The UN Development Programme (UNDP) and partners announce the winners of the 14th Equator Prize, recognizing ten Indigenous peoples and local communities from ten countries. Winning organizations demonstrate how innovative, nature-based solutions can enable communities to achieve their own local development goals, while building community resilience, even in a time of economic, environmental, political and public health shocks. This year’s awardees join a network of 275 communities who have been recognized since 2002.
This year’s winners also highlight the theme of the International Day of the World’s Indigenous Peoples: “Indigenous Youth as Agents of Change for Self-determination.” Four winners are youth-led initiatives, all are committed to promoting intergenerational equity within their communities, and most work towards accelerating the creation of protected and conserved areas to safeguard nature and accelerate progress on the 30×30 goals. At a time when we are facing unprecedented planetary crises, it is crucial to shed light on the essential contributions of environmental stewardship carried out by Indigenous peoples and local communities, including those of Indigenous youth.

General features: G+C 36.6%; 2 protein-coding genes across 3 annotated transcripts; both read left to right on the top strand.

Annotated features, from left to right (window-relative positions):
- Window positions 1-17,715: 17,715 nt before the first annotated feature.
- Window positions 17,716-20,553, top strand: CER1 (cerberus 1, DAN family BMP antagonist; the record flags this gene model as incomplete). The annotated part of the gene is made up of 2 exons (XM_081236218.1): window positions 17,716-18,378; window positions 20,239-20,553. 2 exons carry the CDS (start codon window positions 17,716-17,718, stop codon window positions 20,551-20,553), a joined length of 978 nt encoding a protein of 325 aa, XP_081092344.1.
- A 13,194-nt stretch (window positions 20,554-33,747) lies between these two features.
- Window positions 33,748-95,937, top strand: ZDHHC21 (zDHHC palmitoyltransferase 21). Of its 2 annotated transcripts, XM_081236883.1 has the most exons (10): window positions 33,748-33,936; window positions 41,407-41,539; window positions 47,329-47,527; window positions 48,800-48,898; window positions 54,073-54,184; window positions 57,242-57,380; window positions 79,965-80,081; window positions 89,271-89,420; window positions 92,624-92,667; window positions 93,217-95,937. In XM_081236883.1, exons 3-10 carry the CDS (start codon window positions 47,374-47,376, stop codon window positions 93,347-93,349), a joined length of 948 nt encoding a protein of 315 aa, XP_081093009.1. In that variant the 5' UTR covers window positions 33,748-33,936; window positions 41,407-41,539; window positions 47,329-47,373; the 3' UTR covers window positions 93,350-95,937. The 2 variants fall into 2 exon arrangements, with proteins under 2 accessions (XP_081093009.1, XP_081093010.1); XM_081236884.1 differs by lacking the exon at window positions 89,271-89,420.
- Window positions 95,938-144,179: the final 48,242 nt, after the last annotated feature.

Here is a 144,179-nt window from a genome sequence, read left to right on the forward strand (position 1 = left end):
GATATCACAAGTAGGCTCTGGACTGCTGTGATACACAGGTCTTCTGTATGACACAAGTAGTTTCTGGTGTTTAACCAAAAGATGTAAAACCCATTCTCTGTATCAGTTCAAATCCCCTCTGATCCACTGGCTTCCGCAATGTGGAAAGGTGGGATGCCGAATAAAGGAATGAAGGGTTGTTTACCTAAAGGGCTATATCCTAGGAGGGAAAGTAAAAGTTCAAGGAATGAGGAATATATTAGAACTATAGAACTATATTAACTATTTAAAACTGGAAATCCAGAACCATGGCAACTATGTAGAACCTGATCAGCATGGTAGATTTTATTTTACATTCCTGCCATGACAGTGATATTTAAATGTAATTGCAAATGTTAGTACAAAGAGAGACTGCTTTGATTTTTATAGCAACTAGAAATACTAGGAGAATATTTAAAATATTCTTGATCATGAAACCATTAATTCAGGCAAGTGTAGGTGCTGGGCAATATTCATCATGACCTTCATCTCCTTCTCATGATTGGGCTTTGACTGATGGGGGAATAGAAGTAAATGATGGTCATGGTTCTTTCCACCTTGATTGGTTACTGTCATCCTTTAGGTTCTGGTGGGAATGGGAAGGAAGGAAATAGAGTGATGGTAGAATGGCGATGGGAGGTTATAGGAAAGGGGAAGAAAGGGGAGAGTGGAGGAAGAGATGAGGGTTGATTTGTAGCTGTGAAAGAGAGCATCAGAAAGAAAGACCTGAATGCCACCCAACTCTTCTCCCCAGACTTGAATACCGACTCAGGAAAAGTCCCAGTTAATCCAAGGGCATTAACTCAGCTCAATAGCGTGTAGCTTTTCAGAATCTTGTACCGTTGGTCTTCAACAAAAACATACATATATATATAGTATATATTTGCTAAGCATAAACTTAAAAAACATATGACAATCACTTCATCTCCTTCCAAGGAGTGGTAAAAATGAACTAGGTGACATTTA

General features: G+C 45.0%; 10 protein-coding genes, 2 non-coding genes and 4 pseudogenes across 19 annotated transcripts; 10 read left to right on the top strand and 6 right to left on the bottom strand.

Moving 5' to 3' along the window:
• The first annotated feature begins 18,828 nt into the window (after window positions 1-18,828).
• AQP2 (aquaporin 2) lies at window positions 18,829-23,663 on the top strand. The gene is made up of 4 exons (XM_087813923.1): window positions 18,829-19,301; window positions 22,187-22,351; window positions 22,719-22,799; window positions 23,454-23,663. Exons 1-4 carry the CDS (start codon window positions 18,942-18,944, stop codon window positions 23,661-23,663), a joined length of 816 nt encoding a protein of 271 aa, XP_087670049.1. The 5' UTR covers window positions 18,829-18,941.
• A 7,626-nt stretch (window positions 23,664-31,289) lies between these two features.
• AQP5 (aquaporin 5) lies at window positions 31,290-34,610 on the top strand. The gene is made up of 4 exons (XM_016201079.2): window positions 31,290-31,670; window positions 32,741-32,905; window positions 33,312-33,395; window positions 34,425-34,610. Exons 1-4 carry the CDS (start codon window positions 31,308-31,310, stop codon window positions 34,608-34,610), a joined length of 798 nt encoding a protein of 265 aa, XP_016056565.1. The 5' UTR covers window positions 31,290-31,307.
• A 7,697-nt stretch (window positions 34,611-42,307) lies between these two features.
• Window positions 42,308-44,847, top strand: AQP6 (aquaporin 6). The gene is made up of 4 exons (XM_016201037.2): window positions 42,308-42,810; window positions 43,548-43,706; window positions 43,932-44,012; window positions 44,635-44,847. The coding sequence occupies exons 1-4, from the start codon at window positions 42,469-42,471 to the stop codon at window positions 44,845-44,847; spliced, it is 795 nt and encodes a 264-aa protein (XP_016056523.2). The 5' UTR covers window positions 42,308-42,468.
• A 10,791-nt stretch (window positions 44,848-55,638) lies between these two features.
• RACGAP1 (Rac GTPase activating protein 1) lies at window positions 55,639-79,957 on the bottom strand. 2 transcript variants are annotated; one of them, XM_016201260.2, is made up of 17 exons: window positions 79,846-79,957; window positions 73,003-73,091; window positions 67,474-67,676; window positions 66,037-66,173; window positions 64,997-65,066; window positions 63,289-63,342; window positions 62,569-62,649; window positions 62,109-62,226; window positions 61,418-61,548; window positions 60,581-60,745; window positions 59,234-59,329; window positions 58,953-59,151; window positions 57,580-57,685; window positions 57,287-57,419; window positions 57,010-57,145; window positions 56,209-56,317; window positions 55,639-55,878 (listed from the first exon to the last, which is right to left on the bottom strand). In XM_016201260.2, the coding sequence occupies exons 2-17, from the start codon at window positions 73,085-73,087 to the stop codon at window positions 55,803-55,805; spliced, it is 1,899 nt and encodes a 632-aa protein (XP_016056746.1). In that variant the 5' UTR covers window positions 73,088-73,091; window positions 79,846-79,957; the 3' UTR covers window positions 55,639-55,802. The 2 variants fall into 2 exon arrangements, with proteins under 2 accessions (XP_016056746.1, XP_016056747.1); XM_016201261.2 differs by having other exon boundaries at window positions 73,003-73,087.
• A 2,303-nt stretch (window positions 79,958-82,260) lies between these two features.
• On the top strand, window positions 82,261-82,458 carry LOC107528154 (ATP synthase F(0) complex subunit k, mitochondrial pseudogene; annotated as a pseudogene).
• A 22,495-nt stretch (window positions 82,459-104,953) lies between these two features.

The winners, selected from a pool of over 500 nominations from 108 countries, hail from Bolivia, Brazil, Burundi, Ecuador, Guatemala, Greenland, Liberia, Nepal, the Philippines, and Zambia. The Equator Prize winners will receive US$15,000, and the opportunity to take part in a series of special virtual events associated with the UN General Assembly, SDG Summit, UN Climate Ambition Summit, the UNDP Nature for Life Hub, and COP 28 in Dubai.